Maggie Gyllenhaal sat down with New York Magazine’s David Marchese to discuss her HBO series The Deuce, her upcoming Netflix movie The Kindergarten Teacher, and the #MeToo movement. In the interview, which was published Wednesday, Marchese connected the dots between the former and the latter of those topics and asked Gyllenhaal, who produces on The Deuce, which stars James Franco, about why he stayed on for season 2 after he was accused of sexual misconduct by five women.
I’m wondering if you can walk me through your thought processes after the allegations against [Franco] came to light.
Like I said before, in this moment of change, in this incredible moment for women, it’s important to think as deeply and as carefully and as specifically and in as nuanced a way as you possibly can. Simple black-and-white thinking or action is always going to be problematic.
Gyllenhaal goes on to say that there are some cases that are clear-cut, like when “This person is a rapist and therefore needs to go to jail,” although we all know it almost never works that way. Others, she posits, are in a grey area that requires more nuance. Franco’s case, apparently, is one of them. She explains:
I was part of a group of intelligent, thoughtful people on The Deuce — David Simon and George Pelecanos and also Richard Plepler, who runs HBO [...] we took the allegations really seriously — learned everything we could about them. All of us felt that it was important to talk to the people who were on our crew and in our cast and make sure they felt that they’d been treated with total respect and felt safe — everybody did.
Absent from Gyllenhaal’s list of people who felt strongly about continuing the show as is, is Margarita Levieva, who plays Franco’s girlfriend on The Deuce and shares many sex scenes with him (though Levieva has spoken positively about Franco in the past):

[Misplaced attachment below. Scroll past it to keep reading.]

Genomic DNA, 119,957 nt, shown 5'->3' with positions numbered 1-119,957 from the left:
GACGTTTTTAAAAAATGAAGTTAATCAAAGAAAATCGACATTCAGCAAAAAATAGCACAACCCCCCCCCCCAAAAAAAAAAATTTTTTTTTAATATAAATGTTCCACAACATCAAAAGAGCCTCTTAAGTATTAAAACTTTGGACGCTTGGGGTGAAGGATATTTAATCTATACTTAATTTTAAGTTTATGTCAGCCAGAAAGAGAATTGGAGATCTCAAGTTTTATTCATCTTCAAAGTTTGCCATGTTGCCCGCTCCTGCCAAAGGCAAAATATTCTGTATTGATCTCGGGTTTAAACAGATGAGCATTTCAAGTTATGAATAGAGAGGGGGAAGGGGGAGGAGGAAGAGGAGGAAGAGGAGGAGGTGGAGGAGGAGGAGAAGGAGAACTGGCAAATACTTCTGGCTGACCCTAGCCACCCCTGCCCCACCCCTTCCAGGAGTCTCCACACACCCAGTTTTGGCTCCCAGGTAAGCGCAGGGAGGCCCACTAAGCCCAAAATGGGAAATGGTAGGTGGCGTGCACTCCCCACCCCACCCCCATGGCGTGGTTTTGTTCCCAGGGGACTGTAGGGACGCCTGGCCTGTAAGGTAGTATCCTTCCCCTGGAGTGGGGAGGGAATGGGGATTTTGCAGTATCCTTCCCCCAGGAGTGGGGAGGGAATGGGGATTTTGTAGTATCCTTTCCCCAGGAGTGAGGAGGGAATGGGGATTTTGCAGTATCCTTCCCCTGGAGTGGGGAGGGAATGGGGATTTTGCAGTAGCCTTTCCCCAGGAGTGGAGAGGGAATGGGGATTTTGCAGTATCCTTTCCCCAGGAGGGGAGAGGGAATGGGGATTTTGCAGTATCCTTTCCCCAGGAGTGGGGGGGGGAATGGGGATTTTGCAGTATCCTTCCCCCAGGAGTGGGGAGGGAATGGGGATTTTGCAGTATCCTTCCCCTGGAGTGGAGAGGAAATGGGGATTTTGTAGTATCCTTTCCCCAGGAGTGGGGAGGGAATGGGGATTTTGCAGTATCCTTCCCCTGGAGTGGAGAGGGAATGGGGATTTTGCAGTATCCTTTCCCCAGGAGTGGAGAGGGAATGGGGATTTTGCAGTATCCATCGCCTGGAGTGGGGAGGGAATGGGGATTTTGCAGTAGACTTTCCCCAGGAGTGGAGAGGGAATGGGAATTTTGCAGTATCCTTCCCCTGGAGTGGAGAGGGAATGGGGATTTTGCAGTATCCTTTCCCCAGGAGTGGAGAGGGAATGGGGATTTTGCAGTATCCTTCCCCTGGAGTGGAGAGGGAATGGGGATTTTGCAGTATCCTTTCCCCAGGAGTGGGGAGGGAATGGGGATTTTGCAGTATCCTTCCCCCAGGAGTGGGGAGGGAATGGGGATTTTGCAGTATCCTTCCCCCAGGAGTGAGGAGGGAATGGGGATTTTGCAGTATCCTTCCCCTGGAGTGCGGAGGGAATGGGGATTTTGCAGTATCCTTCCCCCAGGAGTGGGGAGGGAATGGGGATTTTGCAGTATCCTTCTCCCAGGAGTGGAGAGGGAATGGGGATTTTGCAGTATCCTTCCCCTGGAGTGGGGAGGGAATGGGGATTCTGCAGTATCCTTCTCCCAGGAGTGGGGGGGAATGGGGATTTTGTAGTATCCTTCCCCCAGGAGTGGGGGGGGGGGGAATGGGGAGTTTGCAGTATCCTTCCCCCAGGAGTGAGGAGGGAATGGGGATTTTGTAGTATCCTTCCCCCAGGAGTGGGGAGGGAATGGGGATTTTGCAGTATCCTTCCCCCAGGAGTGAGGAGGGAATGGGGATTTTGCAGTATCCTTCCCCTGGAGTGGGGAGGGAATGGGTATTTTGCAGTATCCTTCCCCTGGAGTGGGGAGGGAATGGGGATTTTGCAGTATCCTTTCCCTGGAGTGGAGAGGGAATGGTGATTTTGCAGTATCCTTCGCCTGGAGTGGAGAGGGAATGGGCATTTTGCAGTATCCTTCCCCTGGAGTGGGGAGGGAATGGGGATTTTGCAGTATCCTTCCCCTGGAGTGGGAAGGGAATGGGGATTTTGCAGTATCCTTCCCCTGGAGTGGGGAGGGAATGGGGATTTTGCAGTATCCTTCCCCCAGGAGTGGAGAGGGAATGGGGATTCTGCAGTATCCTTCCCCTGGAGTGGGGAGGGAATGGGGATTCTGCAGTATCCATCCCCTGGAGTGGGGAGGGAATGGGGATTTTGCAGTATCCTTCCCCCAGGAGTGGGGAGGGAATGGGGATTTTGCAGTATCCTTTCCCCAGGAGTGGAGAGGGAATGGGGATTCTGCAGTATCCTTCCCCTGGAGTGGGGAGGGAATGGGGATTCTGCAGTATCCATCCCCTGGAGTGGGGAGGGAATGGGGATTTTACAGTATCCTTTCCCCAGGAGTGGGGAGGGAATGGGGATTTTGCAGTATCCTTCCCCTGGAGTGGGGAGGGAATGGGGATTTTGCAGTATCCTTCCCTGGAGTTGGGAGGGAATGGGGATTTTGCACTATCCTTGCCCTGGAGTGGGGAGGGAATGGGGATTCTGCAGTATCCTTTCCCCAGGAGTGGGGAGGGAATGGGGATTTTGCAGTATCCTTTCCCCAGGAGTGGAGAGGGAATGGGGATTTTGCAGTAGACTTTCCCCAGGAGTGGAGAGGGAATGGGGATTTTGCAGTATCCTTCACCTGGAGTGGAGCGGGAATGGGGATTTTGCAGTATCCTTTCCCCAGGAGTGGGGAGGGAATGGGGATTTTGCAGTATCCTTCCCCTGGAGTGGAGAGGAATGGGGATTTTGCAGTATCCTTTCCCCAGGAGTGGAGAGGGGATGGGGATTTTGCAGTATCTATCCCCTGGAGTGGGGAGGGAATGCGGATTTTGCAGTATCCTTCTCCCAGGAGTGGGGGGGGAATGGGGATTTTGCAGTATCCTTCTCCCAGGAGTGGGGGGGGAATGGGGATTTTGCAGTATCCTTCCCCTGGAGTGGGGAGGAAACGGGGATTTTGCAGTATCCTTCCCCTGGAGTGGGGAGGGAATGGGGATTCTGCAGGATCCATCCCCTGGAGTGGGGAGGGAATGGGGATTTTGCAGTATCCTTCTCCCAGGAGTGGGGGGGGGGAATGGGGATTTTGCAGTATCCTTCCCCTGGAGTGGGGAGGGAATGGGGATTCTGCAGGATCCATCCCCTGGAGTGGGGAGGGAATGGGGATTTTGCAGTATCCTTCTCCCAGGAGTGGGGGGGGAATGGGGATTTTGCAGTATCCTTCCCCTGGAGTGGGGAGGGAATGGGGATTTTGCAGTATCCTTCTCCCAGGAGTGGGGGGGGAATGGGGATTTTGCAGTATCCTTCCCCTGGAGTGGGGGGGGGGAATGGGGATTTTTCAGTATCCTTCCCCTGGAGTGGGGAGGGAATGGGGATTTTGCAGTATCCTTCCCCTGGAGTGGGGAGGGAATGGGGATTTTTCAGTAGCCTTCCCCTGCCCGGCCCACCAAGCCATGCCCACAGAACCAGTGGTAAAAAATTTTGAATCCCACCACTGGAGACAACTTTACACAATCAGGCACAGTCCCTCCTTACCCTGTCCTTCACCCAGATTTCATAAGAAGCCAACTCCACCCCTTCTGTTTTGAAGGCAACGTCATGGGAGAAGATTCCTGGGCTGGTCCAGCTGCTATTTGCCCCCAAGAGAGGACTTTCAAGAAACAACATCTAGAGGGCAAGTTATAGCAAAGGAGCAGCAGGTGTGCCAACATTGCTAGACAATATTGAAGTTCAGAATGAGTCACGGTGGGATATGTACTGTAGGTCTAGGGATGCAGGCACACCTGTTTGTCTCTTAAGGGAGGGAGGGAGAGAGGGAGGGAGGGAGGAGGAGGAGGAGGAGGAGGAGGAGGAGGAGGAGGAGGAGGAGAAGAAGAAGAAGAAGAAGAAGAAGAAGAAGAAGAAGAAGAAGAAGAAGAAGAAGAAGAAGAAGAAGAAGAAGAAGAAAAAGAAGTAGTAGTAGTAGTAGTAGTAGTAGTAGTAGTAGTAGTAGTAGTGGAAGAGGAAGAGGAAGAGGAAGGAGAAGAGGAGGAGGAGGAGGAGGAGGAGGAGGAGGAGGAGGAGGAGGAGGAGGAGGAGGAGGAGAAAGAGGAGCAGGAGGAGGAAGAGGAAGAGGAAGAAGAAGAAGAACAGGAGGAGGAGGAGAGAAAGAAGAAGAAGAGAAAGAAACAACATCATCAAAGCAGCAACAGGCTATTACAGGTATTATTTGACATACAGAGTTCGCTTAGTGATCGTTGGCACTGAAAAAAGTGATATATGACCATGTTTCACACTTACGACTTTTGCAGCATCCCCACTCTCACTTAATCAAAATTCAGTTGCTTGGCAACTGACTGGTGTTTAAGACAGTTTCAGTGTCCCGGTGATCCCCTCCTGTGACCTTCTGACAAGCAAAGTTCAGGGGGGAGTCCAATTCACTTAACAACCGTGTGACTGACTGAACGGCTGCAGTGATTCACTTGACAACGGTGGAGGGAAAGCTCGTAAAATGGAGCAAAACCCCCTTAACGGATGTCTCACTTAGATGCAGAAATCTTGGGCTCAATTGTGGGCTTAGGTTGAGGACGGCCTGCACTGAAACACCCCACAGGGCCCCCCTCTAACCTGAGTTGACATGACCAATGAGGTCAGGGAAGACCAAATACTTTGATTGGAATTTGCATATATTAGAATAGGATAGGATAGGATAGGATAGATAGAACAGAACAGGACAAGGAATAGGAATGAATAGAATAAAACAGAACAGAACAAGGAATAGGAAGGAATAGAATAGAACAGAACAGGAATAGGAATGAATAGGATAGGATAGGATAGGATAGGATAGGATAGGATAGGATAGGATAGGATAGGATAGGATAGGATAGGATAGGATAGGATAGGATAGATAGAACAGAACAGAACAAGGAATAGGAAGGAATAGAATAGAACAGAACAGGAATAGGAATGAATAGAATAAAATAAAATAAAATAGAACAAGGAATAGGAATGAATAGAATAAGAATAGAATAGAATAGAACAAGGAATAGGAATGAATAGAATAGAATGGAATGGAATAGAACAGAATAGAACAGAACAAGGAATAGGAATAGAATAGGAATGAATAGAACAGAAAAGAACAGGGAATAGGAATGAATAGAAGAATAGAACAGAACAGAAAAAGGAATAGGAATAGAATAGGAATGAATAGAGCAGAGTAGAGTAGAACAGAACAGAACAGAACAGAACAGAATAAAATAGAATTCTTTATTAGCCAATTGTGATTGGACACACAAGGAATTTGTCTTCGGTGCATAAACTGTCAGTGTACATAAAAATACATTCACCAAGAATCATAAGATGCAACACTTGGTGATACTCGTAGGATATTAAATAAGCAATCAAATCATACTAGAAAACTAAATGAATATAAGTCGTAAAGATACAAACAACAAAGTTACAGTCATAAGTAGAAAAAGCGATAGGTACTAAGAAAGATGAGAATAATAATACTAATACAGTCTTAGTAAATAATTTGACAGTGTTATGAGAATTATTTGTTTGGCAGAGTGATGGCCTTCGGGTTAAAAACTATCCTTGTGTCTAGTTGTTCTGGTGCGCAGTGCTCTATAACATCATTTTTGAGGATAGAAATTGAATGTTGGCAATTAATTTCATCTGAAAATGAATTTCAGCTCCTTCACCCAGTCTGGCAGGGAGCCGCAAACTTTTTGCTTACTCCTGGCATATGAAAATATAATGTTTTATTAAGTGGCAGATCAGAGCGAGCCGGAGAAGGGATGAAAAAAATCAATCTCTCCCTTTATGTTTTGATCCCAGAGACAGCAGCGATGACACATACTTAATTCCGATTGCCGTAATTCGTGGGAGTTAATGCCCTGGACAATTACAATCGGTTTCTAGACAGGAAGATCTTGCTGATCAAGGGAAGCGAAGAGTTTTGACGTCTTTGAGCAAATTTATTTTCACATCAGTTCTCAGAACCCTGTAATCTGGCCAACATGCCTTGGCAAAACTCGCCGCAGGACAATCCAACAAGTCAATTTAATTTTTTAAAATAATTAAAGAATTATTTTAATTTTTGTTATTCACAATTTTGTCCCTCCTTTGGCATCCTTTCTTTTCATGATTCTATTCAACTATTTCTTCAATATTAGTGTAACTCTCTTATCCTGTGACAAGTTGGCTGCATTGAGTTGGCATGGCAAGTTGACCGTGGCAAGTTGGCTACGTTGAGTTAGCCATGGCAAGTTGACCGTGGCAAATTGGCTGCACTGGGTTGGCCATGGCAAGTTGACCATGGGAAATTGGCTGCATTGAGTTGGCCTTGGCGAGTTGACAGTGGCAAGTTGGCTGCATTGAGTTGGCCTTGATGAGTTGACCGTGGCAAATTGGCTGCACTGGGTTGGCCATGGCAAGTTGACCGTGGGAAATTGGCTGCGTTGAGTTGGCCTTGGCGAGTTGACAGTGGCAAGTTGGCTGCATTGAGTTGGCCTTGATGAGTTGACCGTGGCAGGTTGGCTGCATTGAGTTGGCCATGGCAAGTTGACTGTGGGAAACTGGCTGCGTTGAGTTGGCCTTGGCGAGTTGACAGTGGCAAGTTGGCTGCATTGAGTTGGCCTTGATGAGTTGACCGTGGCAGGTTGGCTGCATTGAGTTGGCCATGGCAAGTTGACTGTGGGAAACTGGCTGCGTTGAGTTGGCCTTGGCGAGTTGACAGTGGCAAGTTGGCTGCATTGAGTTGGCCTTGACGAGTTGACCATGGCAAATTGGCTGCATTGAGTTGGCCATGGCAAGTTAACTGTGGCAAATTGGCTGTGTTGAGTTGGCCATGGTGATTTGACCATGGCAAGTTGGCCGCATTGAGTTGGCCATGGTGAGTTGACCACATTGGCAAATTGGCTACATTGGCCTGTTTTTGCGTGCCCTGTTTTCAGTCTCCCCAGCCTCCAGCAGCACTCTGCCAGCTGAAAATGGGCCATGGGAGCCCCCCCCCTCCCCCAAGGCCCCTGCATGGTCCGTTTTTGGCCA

[The Deuce is] about misogyny, it’s about inequality in terms of gender in the entertainment business. It’s about the subtleties of transactional sex. And I felt that it would have been a terrible shame to stop telling that story. I had so much more to say about all of these things by playing Candy, and I know that Emily [Meade], who plays Lori, and Dominique [Fishback], who plays Darlene, and Jamie [Neumann], who plays Dorothy, also had feminist interest in continuing this story. So those are some of the things I felt.
That the creators of the show reached out to their cast and crew and ensured everyone felt safe is commendable. But there does come a point in her conversation with Marchese where Gyllenhaal concedes that she may not be the best person to talk about whether Franco should be on the show or not, based on whether it hurts The Deuce’s progressive aims:
I was reading an essay about the show where the writer was arguing that James Franco’s continued presence hurts her experience of watching The Deuce because it falsifies some of the arguments the show is making. Do you understand that line of thinking?
I’m so not objective. I’m not the right person to talk about that except to say that neither of James’s characters on the show are heroes.
And then side-steps the question about his role on the show:
I would say he’s walking right into the eye of the storm — he’s continuing the conversation with the work that he’s doing. I don’t think there’s a way to do this show without consciously knowing that you’re part of a larger conversation about exploitation and misogyny.
And then says she can’t speak for him:
That’s what I think. I can’t speak for him [Franco]. I think everyone’s been respectful in terms of not asking me to do that because that’s not right either.
Because you’re not him.
I’m not him, and I don’t have to take that responsibility.
No one is asking (or should be, anyway) Gyllenhaal to own up to Franco’s alleged sexual misconduct—which includes, among other things, allegedly removing a plastic guard over an actor’s genitals while shooting a scene that involved oral sex. The question that pertains to her—and the other people who put on the show—is whether Franco will face consequences for his alleged misconduct, or whether things will remain pretty much exactly the same for him. And the answer to that isn’t nuanced or complicated; the answer is yes. That’s about as black and white as you can get.